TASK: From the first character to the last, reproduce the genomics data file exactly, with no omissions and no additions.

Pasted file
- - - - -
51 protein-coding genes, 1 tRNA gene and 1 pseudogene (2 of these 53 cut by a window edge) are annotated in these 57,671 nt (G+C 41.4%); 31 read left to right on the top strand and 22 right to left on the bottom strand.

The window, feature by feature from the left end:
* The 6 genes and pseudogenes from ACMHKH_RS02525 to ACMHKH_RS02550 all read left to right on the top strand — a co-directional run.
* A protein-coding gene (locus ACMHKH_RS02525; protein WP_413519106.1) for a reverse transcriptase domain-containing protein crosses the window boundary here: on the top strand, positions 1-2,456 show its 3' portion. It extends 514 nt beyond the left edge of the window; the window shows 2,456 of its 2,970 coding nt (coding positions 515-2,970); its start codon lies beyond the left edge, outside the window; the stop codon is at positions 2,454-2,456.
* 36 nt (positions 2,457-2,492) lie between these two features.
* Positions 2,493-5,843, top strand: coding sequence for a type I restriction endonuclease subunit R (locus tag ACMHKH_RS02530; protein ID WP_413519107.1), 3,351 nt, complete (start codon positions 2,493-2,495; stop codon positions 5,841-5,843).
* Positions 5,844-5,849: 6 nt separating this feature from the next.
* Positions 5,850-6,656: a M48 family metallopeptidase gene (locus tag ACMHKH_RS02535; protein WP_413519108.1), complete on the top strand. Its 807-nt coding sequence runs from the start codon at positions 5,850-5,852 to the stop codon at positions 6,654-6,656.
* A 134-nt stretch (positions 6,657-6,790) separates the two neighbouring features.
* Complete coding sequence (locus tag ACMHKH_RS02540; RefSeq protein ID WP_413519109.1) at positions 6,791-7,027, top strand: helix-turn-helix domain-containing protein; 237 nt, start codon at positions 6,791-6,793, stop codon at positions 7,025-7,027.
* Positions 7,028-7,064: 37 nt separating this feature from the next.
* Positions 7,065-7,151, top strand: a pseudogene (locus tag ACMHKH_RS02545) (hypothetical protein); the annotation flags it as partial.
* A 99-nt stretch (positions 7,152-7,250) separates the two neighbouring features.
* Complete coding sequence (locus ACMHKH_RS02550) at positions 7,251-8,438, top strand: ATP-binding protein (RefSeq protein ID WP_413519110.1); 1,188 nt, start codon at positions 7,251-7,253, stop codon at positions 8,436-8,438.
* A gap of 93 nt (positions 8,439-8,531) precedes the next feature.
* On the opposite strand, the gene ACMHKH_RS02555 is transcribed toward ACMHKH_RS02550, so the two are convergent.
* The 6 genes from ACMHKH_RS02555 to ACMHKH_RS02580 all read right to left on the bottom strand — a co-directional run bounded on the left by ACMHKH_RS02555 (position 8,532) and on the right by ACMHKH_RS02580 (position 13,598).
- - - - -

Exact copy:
51 protein-coding genes, 1 tRNA gene and 1 pseudogene (2 of these 53 cut by a window edge) are annotated in these 57,671 nt (G+C 41.4%); 31 read left to right on the top strand and 22 right to left on the bottom strand.

The window, feature by feature from the left end:
* The 6 genes and pseudogenes from ACMHKH_RS02525 to ACMHKH_RS02550 all read left to right on the top strand — a co-directional run.
* A protein-coding gene (locus ACMHKH_RS02525; protein WP_413519106.1) for a reverse transcriptase domain-containing protein crosses the window boundary here: on the top strand, positions 1-2,456 show its 3' portion. It extends 514 nt beyond the left edge of the window; the window shows 2,456 of its 2,970 coding nt (coding positions 515-2,970); its start codon lies beyond the left edge, outside the window; the stop codon is at positions 2,454-2,456.
* 36 nt (positions 2,457-2,492) lie between these two features.
* Positions 2,493-5,843, top strand: coding sequence for a type I restriction endonuclease subunit R (locus tag ACMHKH_RS02530; protein ID WP_413519107.1), 3,351 nt, complete (start codon positions 2,493-2,495; stop codon positions 5,841-5,843).
* Positions 5,844-5,849: 6 nt separating this feature from the next.
* Positions 5,850-6,656: a M48 family metallopeptidase gene (locus tag ACMHKH_RS02535; protein WP_413519108.1), complete on the top strand. Its 807-nt coding sequence runs from the start codon at positions 5,850-5,852 to the stop codon at positions 6,654-6,656.
* A 134-nt stretch (positions 6,657-6,790) separates the two neighbouring features.
* Complete coding sequence (locus tag ACMHKH_RS02540; RefSeq protein ID WP_413519109.1) at positions 6,791-7,027, top strand: helix-turn-helix domain-containing protein; 237 nt, start codon at positions 6,791-6,793, stop codon at positions 7,025-7,027.
* Positions 7,028-7,064: 37 nt separating this feature from the next.
* Positions 7,065-7,151, top strand: a pseudogene (locus tag ACMHKH_RS02545) (hypothetical protein); the annotation flags it as partial.
* A 99-nt stretch (positions 7,152-7,250) separates the two neighbouring features.
* Complete coding sequence (locus ACMHKH_RS02550) at positions 7,251-8,438, top strand: ATP-binding protein (RefSeq protein ID WP_413519110.1); 1,188 nt, start codon at positions 7,251-7,253, stop codon at positions 8,436-8,438.
* A gap of 93 nt (positions 8,439-8,531) precedes the next feature.
* On the opposite strand, the gene ACMHKH_RS02555 is transcribed toward ACMHKH_RS02550, so the two are convergent.
* The 6 genes from ACMHKH_RS02555 to ACMHKH_RS02580 all read right to left on the bottom strand — a co-directional run bounded on the left by ACMHKH_RS02555 (position 8,532) and on the right by ACMHKH_RS02580 (position 13,598).